AdTurds Bad Adverts – Badverts

6Jul/1514

Lloyds Bank 250th Anniversary Advert

Aren't banks great? They give you money and all sorts - and all they ask is that they are able to make money from the cash that we bank with them. It's almost utterly altruistic on their part. God bless banks - and bank adverts.

As this advert, released in time to celebrate Lloyds' 250th anniversary, tells us, they're there through good times and bad - you know, the times when they mis-sell PPI, launder money and attract more complaints to the financial ombudsman man than any other bank. Good old Lloyds!

And the good old Lloyds bank horse - representing how the brand is, er, horselike. And, just like horses, they've been helping the British people over the last 250 years, whether they're moving stuff, jumping over stuff or stepping on landmines on a French battlefield. Just like banks, when you think about it.

In any case, the black horse is one of the more recognisable financial brands - much more than Barclays' eagle or Halifax's big H. So it kinda makes sense that they're bringing it back in this advert. Nothing like a spot of recognition of a well-known avatar, after all.

Except that's bollocks really. On a personal level I have never had any meaningful interaction with a black horse, nor Lloyds. Nor any bank. They're a necessary - if unloved - facet of the modern world, like insurance, comparison websites and the booze that helps to numb the pain of it all.

I view the prospect of going to bank for absolutely any reason to be an exercise in Computer-Says-No frustration, long queues and being vaguely patronised. Frankly, that's how everyone feels when they go into a bank - and people who work in banks tend to belong to one of the few remaining professions that seem to require a combination of curtness, uselessness and rank condescension.

I recently went to a bank to pay in two old 50 quid notes to be told - I kid you not - that I'd have to take them to the Bank of England on Threadneedle Street, in person. This turned out to be as incorrect as it was absurd, but it's par for the course in terms of how unhelpful banks tend to be.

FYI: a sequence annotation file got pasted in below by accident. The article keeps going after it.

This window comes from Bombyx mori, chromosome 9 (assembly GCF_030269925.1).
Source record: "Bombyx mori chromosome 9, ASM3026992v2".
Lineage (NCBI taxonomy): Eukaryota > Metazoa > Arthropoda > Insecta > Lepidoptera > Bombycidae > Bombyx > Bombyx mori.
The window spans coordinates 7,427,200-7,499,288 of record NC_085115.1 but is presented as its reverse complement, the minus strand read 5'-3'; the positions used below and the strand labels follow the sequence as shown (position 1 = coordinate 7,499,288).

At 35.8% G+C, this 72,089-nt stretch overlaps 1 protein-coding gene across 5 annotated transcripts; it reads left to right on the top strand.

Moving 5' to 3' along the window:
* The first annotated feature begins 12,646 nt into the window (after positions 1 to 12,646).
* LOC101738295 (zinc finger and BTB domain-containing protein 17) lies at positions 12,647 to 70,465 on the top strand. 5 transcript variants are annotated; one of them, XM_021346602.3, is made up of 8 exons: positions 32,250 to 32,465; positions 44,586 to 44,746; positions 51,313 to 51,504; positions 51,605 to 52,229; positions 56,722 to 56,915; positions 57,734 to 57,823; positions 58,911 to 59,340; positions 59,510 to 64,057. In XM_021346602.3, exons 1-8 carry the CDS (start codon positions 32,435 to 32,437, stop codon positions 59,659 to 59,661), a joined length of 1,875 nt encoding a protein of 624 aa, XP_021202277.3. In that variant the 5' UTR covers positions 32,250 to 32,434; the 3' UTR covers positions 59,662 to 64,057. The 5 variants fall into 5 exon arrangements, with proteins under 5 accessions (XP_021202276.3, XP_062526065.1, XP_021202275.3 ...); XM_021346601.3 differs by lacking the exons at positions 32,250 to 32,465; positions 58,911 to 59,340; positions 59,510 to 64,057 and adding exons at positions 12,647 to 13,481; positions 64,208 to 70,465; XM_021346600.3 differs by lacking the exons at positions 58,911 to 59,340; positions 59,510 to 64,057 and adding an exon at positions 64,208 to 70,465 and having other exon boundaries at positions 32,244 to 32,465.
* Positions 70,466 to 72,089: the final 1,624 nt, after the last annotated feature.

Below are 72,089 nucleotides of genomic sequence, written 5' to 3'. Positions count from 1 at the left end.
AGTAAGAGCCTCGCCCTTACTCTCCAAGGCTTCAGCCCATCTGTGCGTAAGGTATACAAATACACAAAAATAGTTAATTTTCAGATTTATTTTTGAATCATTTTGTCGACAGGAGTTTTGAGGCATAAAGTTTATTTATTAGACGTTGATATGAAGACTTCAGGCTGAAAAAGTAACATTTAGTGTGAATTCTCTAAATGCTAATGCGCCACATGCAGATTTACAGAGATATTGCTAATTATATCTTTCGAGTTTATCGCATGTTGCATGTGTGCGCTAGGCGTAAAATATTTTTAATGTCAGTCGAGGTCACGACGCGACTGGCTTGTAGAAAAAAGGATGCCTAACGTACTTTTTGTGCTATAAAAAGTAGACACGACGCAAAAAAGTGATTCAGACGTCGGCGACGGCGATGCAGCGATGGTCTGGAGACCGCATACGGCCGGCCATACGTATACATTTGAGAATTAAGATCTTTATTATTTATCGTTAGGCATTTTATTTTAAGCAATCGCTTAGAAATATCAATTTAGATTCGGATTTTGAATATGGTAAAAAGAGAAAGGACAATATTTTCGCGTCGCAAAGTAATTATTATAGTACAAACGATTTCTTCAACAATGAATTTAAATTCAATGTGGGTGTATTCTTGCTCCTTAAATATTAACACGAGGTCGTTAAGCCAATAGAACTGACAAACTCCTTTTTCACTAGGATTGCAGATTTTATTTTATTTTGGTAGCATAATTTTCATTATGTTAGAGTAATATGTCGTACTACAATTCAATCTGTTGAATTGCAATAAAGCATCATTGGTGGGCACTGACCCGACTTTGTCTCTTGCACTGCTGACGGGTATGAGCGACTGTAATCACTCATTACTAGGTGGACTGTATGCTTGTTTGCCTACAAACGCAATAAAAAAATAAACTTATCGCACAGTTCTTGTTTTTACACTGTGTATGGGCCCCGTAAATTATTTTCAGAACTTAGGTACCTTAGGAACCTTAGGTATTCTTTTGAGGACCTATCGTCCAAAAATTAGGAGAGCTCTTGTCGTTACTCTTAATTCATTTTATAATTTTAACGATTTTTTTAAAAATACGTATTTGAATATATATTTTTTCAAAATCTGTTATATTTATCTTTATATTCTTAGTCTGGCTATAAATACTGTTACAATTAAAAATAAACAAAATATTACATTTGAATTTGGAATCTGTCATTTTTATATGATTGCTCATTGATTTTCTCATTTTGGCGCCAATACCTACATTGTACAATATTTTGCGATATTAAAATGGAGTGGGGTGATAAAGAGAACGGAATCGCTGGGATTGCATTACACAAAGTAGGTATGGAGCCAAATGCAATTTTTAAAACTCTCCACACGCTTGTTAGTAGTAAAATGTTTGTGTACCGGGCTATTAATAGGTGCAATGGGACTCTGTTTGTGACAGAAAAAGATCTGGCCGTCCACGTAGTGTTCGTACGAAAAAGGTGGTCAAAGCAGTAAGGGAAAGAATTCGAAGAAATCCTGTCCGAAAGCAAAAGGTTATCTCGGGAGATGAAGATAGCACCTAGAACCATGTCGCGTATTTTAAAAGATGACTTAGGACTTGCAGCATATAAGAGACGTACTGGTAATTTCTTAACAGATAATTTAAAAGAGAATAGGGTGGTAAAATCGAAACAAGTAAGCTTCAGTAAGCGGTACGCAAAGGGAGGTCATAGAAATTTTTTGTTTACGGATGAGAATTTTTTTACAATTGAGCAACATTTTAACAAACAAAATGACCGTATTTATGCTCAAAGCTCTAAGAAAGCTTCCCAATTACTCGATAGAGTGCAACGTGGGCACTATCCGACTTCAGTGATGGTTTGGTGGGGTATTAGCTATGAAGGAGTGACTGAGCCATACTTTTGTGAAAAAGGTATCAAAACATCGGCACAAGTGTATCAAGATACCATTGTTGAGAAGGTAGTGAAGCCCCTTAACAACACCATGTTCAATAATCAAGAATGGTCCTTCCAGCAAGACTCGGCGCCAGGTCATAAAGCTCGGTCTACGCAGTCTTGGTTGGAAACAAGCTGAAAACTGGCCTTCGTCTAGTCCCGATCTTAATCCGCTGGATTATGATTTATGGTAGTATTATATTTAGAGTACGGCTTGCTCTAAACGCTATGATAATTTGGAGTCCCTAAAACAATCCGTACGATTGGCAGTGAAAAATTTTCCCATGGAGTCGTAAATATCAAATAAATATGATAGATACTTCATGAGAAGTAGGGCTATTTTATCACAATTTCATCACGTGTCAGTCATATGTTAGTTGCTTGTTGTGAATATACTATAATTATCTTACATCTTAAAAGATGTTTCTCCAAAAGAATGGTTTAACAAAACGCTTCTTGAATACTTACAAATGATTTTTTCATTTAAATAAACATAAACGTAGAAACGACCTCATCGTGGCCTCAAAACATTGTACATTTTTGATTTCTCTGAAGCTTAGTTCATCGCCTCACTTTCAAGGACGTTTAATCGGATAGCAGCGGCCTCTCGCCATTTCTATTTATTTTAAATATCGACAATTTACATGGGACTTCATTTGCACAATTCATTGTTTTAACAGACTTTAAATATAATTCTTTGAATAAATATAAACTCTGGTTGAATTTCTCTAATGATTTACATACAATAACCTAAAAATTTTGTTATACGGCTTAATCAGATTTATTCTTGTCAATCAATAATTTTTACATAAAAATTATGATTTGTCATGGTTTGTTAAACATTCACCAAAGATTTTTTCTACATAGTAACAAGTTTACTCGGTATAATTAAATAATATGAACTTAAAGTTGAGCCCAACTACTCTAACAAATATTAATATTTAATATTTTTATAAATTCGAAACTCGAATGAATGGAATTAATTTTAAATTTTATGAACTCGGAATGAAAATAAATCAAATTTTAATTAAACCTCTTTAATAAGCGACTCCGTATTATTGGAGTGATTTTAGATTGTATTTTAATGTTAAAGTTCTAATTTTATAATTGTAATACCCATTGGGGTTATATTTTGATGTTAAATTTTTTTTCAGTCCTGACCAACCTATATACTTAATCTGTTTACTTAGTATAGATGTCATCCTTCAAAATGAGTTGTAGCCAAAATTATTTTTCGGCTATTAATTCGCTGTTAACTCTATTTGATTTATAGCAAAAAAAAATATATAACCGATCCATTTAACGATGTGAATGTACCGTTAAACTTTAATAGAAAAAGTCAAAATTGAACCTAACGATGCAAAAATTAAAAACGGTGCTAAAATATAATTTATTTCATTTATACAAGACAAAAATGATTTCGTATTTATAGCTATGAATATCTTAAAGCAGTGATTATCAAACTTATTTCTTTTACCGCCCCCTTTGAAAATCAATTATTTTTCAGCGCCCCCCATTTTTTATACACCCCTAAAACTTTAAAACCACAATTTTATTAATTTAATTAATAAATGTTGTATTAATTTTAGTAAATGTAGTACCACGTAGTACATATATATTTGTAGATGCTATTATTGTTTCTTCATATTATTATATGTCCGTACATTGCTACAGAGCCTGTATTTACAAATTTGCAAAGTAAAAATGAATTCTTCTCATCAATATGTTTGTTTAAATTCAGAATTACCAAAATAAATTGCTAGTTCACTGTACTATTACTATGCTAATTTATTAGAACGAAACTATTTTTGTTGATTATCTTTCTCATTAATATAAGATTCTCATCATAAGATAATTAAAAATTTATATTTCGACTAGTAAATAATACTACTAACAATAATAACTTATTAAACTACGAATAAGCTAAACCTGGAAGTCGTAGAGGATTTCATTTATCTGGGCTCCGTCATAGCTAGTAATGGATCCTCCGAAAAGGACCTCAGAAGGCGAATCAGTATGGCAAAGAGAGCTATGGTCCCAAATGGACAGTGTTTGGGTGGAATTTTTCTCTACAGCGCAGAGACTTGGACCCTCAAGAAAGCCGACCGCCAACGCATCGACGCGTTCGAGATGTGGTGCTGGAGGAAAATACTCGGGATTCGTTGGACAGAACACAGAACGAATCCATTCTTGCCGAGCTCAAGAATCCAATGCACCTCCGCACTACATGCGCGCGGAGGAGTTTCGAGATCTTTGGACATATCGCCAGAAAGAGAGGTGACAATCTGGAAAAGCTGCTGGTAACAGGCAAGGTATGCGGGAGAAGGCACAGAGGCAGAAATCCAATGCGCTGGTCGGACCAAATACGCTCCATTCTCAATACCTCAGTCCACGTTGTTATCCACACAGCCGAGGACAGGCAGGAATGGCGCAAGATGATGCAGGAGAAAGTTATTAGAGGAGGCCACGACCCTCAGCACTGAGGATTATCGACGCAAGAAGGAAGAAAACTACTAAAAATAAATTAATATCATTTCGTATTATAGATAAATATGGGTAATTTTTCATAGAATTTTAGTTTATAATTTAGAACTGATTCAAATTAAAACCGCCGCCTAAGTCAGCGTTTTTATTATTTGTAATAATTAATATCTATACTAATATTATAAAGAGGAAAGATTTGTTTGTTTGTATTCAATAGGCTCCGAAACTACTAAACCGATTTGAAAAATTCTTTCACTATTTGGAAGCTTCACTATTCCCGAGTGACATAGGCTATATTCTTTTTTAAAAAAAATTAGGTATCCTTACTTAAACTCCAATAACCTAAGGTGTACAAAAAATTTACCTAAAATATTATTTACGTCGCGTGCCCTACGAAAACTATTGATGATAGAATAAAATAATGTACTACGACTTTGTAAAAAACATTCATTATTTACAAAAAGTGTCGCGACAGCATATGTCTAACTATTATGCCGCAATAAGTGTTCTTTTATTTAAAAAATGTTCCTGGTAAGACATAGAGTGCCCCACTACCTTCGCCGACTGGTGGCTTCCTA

What's more, that black horse really doesn't engender much good will. Banks are about as toxic as politicians these days in the public's affections - ranked somewhere between ketamine psychosis and James Corden - so the appearance of the Lloyds horse is some magnitudes behind the likes of Tony The Tiger and the Smash robots as far as eliciting positive emotions go.

The use of the black horse here is rather like scheduling a Heroes of Comedy season on UK Gold, featuring interviews with the late Les Dawson, Rik Mayall and Peter Cook - but interspersed with monologues from George Osborne announcing benefit cuts to disabled people. It either misunderstands how virtually everyone views banks and bankers - or it simply doesn't care. It's like ISIS selling the sort of merchandise you see in a National Trust shop - erasers, jams and tea-towels - Tesco sending you its mixtape or The Conservative Party making its own pornographic DVDs.

Banks have utterly lost the public's trust, through their own horrible behaviour. They have shafted us, cheated us, lied to us again and again - and the only conclusion we can come to, since they have done it again and again, is that they're utterly unrepentant. And they offer glossy adverts in return. It's like someone stealing your life savings, writing off your car and burning down your house, then commiserating with an offer to buy you a pint with your own cash.

No doubt someone somewhere has been pointing to a Powerpoint display with the phrase 'recapturing trust' and 'restating values' next to a picture of a black horse, while Lloyds boffins nod and chew their expensive pens. And everyone involved in it - bosses, marketers, foot soldiers, consumers and regulators - know this dishonest advertising to be a massive lie on every level. It's a sticking plaster over a wound so ragged, festering and grievous - bailouts, bonuses, scandal, rigging; the things that have defined banks over the last decade - that it amounts to a colossal affront to everyone's intelligence. An appalling insult to terrible injury. The threat is barely implicit: let us do what we want, bail us out, leave us alone. If we go down we're taking you with us.